The Creationist Fiction: The Case against Creationism about Fictional Characters
Brock (Stuart)
Source: Philosophical Review, Vol. 119, No. 3 (July 2010), pp. 337-364
Paper - Abstract

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Author’s Introduction

  1. Theological creationism is roughly the view that God created the world literally as described in the first two chapters of Genesis. In chapter 1, over a period of six days, God creates the heavens, the earth, and the animals and plants within it, by merely saying and intending that it should be so. On the seventh day - the Sabbath - God rests. In chapter 2, we hear about the first man, Adam, created by God out of dust, and the first woman, Eve, created by God from the chest of Adam. According to this story, the Earth is not billions of years old but merely a few thousand. According to this story, all of the species on earth today have been continually present since the Earth was first created and are not the product of an extended period of evolution. According to this story, the sun and the planets were created by divine commandment and were not a causal consequence of any big bang.
  2. Perhaps, centuries ago, theological creationism provided a psychologically satisfying explanation for the existence of the universe and the life within it at a time when no alternative reasonable explanation was available. But the explanation, even before the publication of Darwin's Origin of Species, was a failure. For the hypothesis is more mysterious than the phenomena it seeks to explain. Little wonder, then, that no serious academic publication today defends the view1.
  3. Creationism about fictional characters is the view that fictionalia are created not by God but by the authors of the novels in which they first appear. According to this theory, Harry Potter and Hermione Granger were created by the author J. K. Rowling. Indeed, Rowling somehow created a vast multitude of fictional individuals - and a "magical" world, Hogwarts, where, we are told, they all inhabit. Moreover, she did all this by simply saying or intending that it be so. But unlike its religious counterpart, creationism about fictional characters does not seek to explain anything like the same sort of phenomena. No one has ever seen anyone with all of the properties ascribed to Harry in the famous Rowling novels; no one has ever had any tangible evidence at all that a school like Hogwarts exists. And yet strangely, the view has significantly more intellectual respectability than the theological alternative.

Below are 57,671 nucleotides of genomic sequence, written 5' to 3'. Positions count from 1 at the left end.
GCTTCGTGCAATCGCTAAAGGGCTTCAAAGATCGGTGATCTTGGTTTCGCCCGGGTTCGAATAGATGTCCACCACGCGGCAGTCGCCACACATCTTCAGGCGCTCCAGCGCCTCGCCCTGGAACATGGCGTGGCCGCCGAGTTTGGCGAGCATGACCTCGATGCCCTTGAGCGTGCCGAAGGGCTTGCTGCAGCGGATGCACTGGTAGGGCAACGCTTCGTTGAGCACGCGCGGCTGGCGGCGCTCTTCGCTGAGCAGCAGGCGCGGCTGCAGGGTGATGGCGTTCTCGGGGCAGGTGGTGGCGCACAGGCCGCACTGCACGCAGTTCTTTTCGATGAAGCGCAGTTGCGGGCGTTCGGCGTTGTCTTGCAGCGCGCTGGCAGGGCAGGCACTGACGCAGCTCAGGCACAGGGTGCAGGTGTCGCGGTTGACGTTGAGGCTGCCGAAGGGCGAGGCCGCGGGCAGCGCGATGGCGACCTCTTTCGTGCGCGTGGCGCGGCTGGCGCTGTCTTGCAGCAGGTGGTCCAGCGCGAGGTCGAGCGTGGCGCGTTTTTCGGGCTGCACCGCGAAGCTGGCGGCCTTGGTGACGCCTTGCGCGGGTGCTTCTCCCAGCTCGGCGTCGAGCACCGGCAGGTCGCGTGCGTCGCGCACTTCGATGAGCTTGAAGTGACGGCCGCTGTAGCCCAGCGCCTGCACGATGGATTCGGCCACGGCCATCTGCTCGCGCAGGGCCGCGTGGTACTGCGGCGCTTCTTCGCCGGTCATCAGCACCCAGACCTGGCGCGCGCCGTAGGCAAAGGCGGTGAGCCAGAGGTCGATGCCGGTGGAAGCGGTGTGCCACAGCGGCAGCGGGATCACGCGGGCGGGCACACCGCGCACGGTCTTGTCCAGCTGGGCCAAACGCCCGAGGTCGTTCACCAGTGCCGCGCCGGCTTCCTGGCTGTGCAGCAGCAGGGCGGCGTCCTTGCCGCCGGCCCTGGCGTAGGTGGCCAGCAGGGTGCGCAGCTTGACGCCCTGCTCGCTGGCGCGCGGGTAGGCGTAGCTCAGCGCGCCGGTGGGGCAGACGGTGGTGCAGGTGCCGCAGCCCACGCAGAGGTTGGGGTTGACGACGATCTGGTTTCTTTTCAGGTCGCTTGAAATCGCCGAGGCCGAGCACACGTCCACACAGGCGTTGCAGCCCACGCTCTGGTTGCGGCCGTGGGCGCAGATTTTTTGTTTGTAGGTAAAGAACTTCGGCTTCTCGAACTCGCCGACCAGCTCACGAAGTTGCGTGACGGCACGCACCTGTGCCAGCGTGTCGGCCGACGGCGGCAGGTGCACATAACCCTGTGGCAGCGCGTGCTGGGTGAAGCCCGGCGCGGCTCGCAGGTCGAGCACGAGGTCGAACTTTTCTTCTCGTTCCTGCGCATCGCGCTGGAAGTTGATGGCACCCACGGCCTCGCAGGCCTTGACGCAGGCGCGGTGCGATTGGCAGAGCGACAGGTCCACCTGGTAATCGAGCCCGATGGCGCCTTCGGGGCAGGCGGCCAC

4. In this essay I explain why creationism about fictional characters is an abject failure. It suffers from the same problem as theological creationism: the purported explanation is more mysterious than the data it seeks to explain. Unlike theological creationism, though, the phenomenon to be accounted for is not particularly mysterious in the first place. This uniquely philosophical variety of creationism does not explain why there is something rather than nothing, or why the universe and elements within it have the appearance of design, or why some people have apparent experiences of a creator. Instead, creationism about fictional characters is put forward as the best explanation for why people occasionally say things that, if taken at face value, seem to entail that fictional characters exist and are created by their authors. One might wonder if taking the folk at their word in this way is appropriate, particularly when the same individuals deny these entailments when asked explicitly about them. One might already suspect that a better explanation, then, is that the folk are mistaken, or pretending, or speaking metaphorically, or speaking elliptically.
  5. I will not be exploring the merits of these alternative explanations, here, however. Instead I will attempt to show that when the details of creationism about fictional characters are filled in, the hypothesis becomes far more puzzling than the linguistic data it is used to explain.
    1. In section 1, I explain and motivate the target creationist view.
    2. In section 2, I outline some earlier critiques of the view and explain why they are inadequate as they stand.
    3. In sections 3 and 4, I outline my case against creationism.
    The basic idea is that no matter how the creationist identifies where, when, and how fictional objects are created, the proposal conflicts with other strong intuitions we have about fictional characters.



In-Page Footnotes

Footnote 1:

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